Publications

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2019
Cakmak, S, Hebbern C, Vanos J, Crouse DL, Tjepkema M.  2019.  Exposure to traffic and mortality risk in the 1991-2011 Canadian Census Health and Environment Cohort (CanCHEC). Environment International. 124:16-24.   10.1016/j.envint.2018.12.045   AbstractWebsite

There is evidence that local traffic density and living near major roads can adversely affect health outcomes. We aimed to assess the relationship between local road length, proximity to primary highways, and cause-specific mortality in the 1991 Canadian Census Health and Environment Cohort (CanCHEC). In this long-term study of 2.6 million people, based on completion of the long-form census in 1991 and followed until 2011, we used annual residential addresses to determine the total length of local roads within 200m of postal code representative points and the postal code's distance to primary highways. The association between exposure to traffic and cause-specific non-accidental mortality was estimated using Cox proportional hazards models, adjusting for individual covariates and contextual factors, including census division-level proportion in high school, the percentage of recent immigrants, and neighborhood income. We performed sensitivity analyses, including adjustment for exposure to PM2.5, NO2, or O-3, restricting to subjects in core urban areas, and spatial variation by climatic zone. The hazard ratio (HR) for all non-accidental mortality associated with an interquartile increase in length of local roads was 1.05 (95% CI 1.04, 1.05), while for an interquartile range increase in proximity to primary highways, the HR was 1.03 (95% CI 1.02, 1.04). HRs by traffic quartile increased with increasing lengths of local roads, as well as with closer proximity to primary highways, for all mortality causes. The associations were stronger within subjects' resident in urban core areas, attenuated by adjustment for PM2.5, and HRs showed limited spatial variation by climatic zone. In the CanCHEC cohort, exposure to higher road density and proximity to major traffic roads was associated with increased mortality risk from cerebrovascular and cardiovascular disease, ischemic heart disease, COPD, respiratory disease, and lung cancer, with unclear results for diabetes.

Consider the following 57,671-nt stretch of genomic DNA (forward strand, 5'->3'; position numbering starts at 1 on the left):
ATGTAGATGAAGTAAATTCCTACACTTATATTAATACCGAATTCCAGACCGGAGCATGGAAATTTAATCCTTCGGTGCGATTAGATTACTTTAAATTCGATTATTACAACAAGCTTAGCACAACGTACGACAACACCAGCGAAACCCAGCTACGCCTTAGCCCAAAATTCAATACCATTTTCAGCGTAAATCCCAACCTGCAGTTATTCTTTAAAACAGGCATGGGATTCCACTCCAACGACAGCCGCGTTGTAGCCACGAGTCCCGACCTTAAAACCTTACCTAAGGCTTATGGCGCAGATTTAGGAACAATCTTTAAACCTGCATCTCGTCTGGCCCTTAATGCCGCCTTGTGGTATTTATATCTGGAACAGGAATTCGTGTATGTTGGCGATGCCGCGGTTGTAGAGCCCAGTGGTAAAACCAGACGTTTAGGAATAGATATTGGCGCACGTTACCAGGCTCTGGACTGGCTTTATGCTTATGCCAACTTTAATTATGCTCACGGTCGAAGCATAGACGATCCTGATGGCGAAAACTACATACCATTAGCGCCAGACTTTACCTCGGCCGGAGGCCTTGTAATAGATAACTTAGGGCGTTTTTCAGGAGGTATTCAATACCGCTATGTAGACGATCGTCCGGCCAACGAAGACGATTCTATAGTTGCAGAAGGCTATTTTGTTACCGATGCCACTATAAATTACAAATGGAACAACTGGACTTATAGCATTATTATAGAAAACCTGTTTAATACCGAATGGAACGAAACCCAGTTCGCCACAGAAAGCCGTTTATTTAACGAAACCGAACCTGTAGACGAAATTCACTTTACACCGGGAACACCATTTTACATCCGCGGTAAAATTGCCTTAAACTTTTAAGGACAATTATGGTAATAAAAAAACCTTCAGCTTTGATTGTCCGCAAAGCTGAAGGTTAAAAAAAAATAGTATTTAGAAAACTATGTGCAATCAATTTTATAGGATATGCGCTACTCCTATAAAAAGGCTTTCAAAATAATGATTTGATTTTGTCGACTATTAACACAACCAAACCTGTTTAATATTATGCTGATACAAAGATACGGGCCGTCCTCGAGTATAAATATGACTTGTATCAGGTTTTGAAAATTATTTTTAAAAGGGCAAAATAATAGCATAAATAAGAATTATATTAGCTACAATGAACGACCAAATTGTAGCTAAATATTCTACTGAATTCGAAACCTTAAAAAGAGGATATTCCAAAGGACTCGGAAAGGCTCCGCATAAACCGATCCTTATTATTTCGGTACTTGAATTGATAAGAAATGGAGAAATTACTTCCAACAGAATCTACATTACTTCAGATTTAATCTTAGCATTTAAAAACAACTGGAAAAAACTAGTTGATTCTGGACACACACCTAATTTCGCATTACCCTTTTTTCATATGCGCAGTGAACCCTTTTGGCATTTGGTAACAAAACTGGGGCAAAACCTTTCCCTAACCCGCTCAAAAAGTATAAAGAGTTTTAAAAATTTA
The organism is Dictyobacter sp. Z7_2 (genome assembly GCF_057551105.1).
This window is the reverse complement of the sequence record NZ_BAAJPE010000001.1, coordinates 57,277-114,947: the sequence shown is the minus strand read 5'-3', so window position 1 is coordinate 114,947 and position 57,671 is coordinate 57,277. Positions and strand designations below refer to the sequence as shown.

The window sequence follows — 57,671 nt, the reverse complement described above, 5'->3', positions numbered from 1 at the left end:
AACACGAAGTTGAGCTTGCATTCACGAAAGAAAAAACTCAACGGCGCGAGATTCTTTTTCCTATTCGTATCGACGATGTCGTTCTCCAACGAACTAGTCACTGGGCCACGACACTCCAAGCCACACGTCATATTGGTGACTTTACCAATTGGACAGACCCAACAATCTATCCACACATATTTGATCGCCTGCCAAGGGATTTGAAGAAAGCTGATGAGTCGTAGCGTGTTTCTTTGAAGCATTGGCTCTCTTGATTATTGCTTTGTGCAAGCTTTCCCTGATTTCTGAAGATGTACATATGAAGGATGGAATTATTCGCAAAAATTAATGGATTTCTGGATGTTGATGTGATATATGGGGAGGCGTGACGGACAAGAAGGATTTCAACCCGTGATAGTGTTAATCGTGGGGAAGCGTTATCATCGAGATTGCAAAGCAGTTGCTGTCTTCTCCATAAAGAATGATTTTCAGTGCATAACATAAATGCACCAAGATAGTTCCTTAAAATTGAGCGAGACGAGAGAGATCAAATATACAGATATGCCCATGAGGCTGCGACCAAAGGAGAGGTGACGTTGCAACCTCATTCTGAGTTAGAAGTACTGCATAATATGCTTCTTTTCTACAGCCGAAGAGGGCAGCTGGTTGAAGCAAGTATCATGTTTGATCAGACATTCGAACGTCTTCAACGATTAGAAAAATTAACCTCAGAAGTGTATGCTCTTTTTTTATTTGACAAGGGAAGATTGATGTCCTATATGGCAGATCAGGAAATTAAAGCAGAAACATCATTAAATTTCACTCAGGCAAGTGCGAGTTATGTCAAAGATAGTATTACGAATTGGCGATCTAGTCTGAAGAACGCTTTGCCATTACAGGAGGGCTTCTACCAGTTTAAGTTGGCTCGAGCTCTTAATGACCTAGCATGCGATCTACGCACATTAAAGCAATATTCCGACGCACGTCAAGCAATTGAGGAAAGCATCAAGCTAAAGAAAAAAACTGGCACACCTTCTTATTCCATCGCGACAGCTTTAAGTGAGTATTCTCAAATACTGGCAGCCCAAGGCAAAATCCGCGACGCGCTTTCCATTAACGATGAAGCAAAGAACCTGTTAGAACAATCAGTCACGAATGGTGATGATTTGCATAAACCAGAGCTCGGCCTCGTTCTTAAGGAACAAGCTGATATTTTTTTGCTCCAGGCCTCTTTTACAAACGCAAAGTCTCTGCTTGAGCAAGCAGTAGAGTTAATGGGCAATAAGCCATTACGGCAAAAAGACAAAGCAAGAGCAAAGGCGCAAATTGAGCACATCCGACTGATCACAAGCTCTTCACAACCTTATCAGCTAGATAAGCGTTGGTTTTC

2017
McKercher, GR, Salmond JA, Vanos JK.  2017.  Characteristics and applications of small, portable gaseous air pollution monitors. Environmental Pollution. 223:102-110.   10.1016/j.envpol.2016.12.045   AbstractWebsite

Background: Traditional approaches for measuring air quality based on fixed measurements are inadequate for personal exposure monitoring. To combat this issue, the use of small, portable gas-sensing air pollution monitoring technologies is increasing, with researchers and individuals employing portable and mobile methods to obtain more spatially and temporally representative air pollution data. However, many commercially available options are built for various applications and based on different technologies, assumptions, and limitations. A review of the monitor characteristics of small, gaseous monitors is missing from current scientific literature. Purpose: A state-of-the-art review of small, portable monitors that measure ambient gaseous outdoor pollutants was developed to address broad trends during the last 5-10 years, and to help future experimenters interested in studying gaseous air pollutants choose monitors appropriate for their application and sampling needs. Methods: Trends in small, portable gaseous air pollution monitor uses and technologies were first identified and discussed in a review of literature. Next, searches of online databases were performed for articles containing specific information related to performance, characteristics, and use of such monitors that measure one or more of three criteria gaseous air pollutants: ozone, nitrogen dioxide, and carbon monoxide. All data were summarized into reference tables for comparison between applications, physical features, sensing capabilities, and costs of the devices. Results: Recent portable monitoring trends are strongly related to associated applications and audiences. Fundamental research requires monitors with the best individual performance, and thus the highest cost technology. Monitor networking favors real-time capabilities and moderate cost for greater reproduction. Citizen science and crowdsourcing applications allow for lower-cost components; however important strengths and limitations for each application must be addressed or acknowledged for the given use. (C) 2016 Elsevier Ltd. All rights reserved.